Peter King, the chairman of the House Homeland Security Committee, held his long-awaited hearing on Muslim radicalization yesterday. And, as my colleague David Weigel reported, it was a dud. Keith Ellison, one of the two Muslim members of Congress, sobbed. * Democrats tried their best to ignite outrage. But Republicans didn't play their part. Where was the inquisition? The bigotry? The explosions?
In a press conference afterward, King blamed the media for having built up "baseless" expectations of Islamophobic McCarthyism. He accused his critics of "mindless hysteria." But that isn't what happened. The press expected a broad indictment of the Muslim community because that's what King had promised. But he didn't deliver. He baited Muslims and switched.
Two days before the hearing, when King was asked about "the Muslim American community" and its cooperation with law enforcement, he asserted, "I talk to cops and counterterrorism people on the ground all the time, and they get virtually no cooperation." Then, when he was accused of assuming "that the Muslim American community … is somehow abetting and aiding and giving shelter to this process of radicalization," he flatly replied, "It is the truth."
As to the charge that they were picking on Muslims, King and his Republican colleagues had a ready answer: Targeting Muslims wasn't their idea. It was al-Qaida's.
The rap on King is that he blames all Muslims for the crimes of a few and implies that they're generally suspicious. As Lee Baca, the Los Angeles County Sherriff, put it at the hearing, the committee's exclusive focus on Muslim extremism "makes a false assumption that any particular religion or group is more prone to radicalization than others."
But King and the Republicans didn't depict Muslims as particularly prone to radicalization. They depicted Muslims as particularly targeted for radicalization.
King opened the hearing by quoting President Obama's deputy national security adviser, who said last Sunday that al-Qaida designs videos, Internet forums, and online magazines "to convince Muslim Americans to reject their country and attack their fellow Americans." He cited a poll that found "15 percent of Muslim-American men between the age of 18 and 29 could support suicide bombings. This is the segment of the community al-Qaida is attempting to recruit." Rep. Michael McCaul, R-Texas, underscored this point. "Some have attempted to mischaracterize this hearing as an attack on American Muslims," said McCaul. "It is not this committee that is doing that, but al-Qaida that is targeting and attacking our Muslim youth."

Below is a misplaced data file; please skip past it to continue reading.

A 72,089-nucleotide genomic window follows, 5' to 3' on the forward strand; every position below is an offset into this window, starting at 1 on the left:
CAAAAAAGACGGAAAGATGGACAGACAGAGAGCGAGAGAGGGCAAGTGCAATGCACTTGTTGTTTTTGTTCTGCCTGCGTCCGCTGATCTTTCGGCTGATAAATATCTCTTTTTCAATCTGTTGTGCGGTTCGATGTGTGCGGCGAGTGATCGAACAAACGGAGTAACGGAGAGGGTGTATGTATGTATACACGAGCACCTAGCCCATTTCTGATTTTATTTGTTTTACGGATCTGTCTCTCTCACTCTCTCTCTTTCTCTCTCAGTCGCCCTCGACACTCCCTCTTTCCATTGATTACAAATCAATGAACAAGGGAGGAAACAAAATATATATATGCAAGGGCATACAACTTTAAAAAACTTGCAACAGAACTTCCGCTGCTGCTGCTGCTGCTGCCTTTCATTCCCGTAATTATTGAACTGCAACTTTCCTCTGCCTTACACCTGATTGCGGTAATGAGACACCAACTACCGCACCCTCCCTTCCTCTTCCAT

Our Muslim youth. Trust me, I never heard congressmen talk that way when I was growing up in Texas.
Throughout the hearing, Republicans and their witnesses emphasized that young Muslim men were "recruited" and "manipulated" into terrorism. They said these young men were "exploited," "lied to," and "taken advantage of." After the hearing, King said the day's testimony showed that "those who are worst victimized by the radicalization of the Muslim-American community by al-Qaida are the Muslim-Americans themselves." Even the president of the Islamic Society of North America, in criticizing King, agreed that "there's an element targeting our youth and our communities."
It's hard to argue with the argument that Muslims are more targeted, because it's true. Nor does it imply anything nefarious about Muslims or their community leaders in general. That's why, over the course of the hearing, the outrage dissipated.
Which makes you wonder why Republicans didn't frame the problem this way in the first place. Imagine how different the buildup to the hearing would have been if, instead of titling it "The Extent of Radicalization in the American Muslim Community and that Community's Response," King had called it "Al-Qaida's Targeting of the American Muslim Community and that Community's Response."
But King chose the more aggressive path. When he announced the hearings three months ago, he said they would address the "radicalization of the American Muslim community and homegrown terrorism." Homegrown, not planted. Radicalization of the American Muslim community, not radicalization of a few targeted miscreants.
Now he stands before a microphone and accuses the media of having whipped up "mindless hysteria." And in the next breath, he adds, "If these were just incidental cases … why has no national Muslim leader spoken out and denounced what happened in Minneapolis?"
Poor King. He wants to stop generalizing about Muslims. It's just hard to kick the habit.
Correction, March 11, 2011: The author originally called Keith Ellison the only Muslim member of Congress. That was true when Ellison was elected. But since then, a second Muslim, Andre Carson (D-Ind.), has been elected to Congress. (Return to corrected sentence.)